The other day I had an interesting conversation with a friend who lamented encountering a particular attitude when she was out riding local trails: Some people seem to think they’re exempt from the posted rules governing use of the trail.
In the context of our conversation her point was that putting up speed limit or warning signs, or explaining what’s allowed and what isn’t seem ineffectual, that they’re ignored as much as — or more than — they’re followed. She was concerned and frustrated because she was finding it more common on the trail; she despaired of finding any real solution, of changing that attitude and the kind of behavior it inevitably leads to.
I happen to share her concern and frustration. I’ve seen that attitude being displayed often on the trail and on the roadways. I know, too, from experience, that as the number of people using trails or roads goes up, so does the number of those who act as though neither posted rules nor basic courtesy apply to them. We all know how it feels when we see someone like that, and the thought that we’re likely to encounter them more frequently is disturbing to put it mildly.
What do we do about it?
To start, it’s important to keep in mind that the vast majority of those who use our trails and roads do respect and follow the rules; they are thoughtful, courteous, and considerate of others.
Many times unsafe acts are a reflection of ignorance; people simply don’t know the rules. As I mentioned last month, for example, most people don’t know the proper way to approach someone on horseback and treat the horse and rider like any other trail user — which can be dangerous for all parties.
Motorists, and even a lot of cyclists, are unaware of the fact that under the law, a cyclist has the same rights and responsibilities as a motor vehicle operator.
Sometimes rude or inconsiderate behavior is because someone is simply having a bad day. That’s not to excuse the behavior or to minimize the impact it has on others; it’s just a reminder that being a bit more charitable, understanding, empathetic is a better initial response. Most of the time you’ll find out it was also the proper one.
When you think about it, at some point each one of us has been this person: in a bad mood and saying or doing something stupid, thoughtless, possibly dangerous to our self and others … then regretting it.
Then there is that small, small, small group of individuals who willfully, knowingly violate the rules, are inconsiderate or downright rude to others, and thereby pose a risk to anyone else in their immediate vicinity. The thing is that even though they are a tiny percentage of all those using our roads and trails, they have a disproportionate effect on everyone else.
This is the group my friend was worried about because she was encountering them more often. Unfortunately (and understandably) it’s the experience of encountering the latter sort that sticks in our minds, and we’re far more likely as a result to extrapolate from those experiences and conclude we have serious problems.
A cyclist speeding down the ODT or failing to warn others, a motorist who leans on his horn just as he’s approaching cyclists on the road and then swears at them and gives them “the finger” as he passes, the walkers who span the entire width of a trail and ignore warnings called from behind or ahead … we could regale each other with such stories all day! But these are really “the exceptions that prove the rule.”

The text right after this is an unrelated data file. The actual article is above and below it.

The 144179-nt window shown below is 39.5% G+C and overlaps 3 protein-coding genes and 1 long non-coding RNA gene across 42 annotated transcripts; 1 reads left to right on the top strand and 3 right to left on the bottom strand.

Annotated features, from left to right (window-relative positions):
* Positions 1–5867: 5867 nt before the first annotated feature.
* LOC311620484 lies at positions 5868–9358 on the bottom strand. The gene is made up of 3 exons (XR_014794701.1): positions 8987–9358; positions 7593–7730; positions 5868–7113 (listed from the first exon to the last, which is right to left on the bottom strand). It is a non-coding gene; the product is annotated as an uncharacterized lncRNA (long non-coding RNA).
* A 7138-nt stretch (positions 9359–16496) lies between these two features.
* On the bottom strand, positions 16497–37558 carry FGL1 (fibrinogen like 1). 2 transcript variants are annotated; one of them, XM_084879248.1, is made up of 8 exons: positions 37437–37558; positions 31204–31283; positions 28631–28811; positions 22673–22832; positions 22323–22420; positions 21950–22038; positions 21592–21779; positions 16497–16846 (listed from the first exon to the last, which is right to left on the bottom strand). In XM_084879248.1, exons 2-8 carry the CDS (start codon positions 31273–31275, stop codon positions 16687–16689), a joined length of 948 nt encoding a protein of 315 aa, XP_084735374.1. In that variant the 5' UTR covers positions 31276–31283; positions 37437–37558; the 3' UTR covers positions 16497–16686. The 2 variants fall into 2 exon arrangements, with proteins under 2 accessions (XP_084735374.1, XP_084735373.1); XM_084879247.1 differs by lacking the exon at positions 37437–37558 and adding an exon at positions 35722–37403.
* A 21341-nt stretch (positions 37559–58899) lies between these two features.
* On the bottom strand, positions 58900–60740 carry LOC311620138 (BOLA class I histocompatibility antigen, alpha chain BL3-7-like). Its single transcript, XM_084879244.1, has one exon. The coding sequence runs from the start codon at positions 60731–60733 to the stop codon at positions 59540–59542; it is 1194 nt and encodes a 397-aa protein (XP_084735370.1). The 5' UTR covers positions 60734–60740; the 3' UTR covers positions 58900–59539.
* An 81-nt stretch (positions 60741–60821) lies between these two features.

Still, how do we mitigate the effects of these kinds of encounters?
When it comes to the personal, internal, emotional impact of rude, inconsiderate behavior, I try (not always successfully, mind you!) to employ the old British aphorism, “Keep Calm and Carry On.” In practice that means that whenever we can, just ignore rude behavior or, even better, respond with courtesy. It means keeping our emotions in check and maintaining our standards of behavior rather than reciprocating with the very behavior we find offensive.
Two wrongs don’t make a right, right? It also means not dwelling on it — refusing to allow that person, that experience, to sabotage our enjoyment, our pleasure.
In the case of witnessing an unsafe act, things get complicated but “Keep Calm and Carry On” is still a good rule. If you’re in a position to do so, calmly, courteously, but firmly, explain why the act was dangerous — for the person who did it as well as for others.
Admittedly, that’s seldom going to be possible, and in such cases it’s not likely we can effect an immediate, profound change of attitude or behavior. But if we can get even one person to become even a little more mindful of others, it will help.
Overall, modeling the attitudes and behavior we want to see on our roads and trails — adhering to the values of respect and courtesy, as well as the sense of joy inherent in the phrase, “Share the road, share the trail,” is, to me, the best way to deal with more people on our roads and trails, however they act.
Among the growing number of people discovering the things that make cycling on the Olympic Peninsula the extraordinary experience it is, there are some who are very much in need of the example we set.
And, after all, the example we set is actually a key part of that extraordinary experience.
See you down the ride. Be safe (and courteous) out there!
Ken Stringer is President of the Olympic Peninsula Bicycle Alliance. Cycling Around is a monthly column focused on cycling in Sequim and the surrounding area. For more information, go to www.olympicpeninsulacycling.com or contact the author at firstname.lastname@example.org.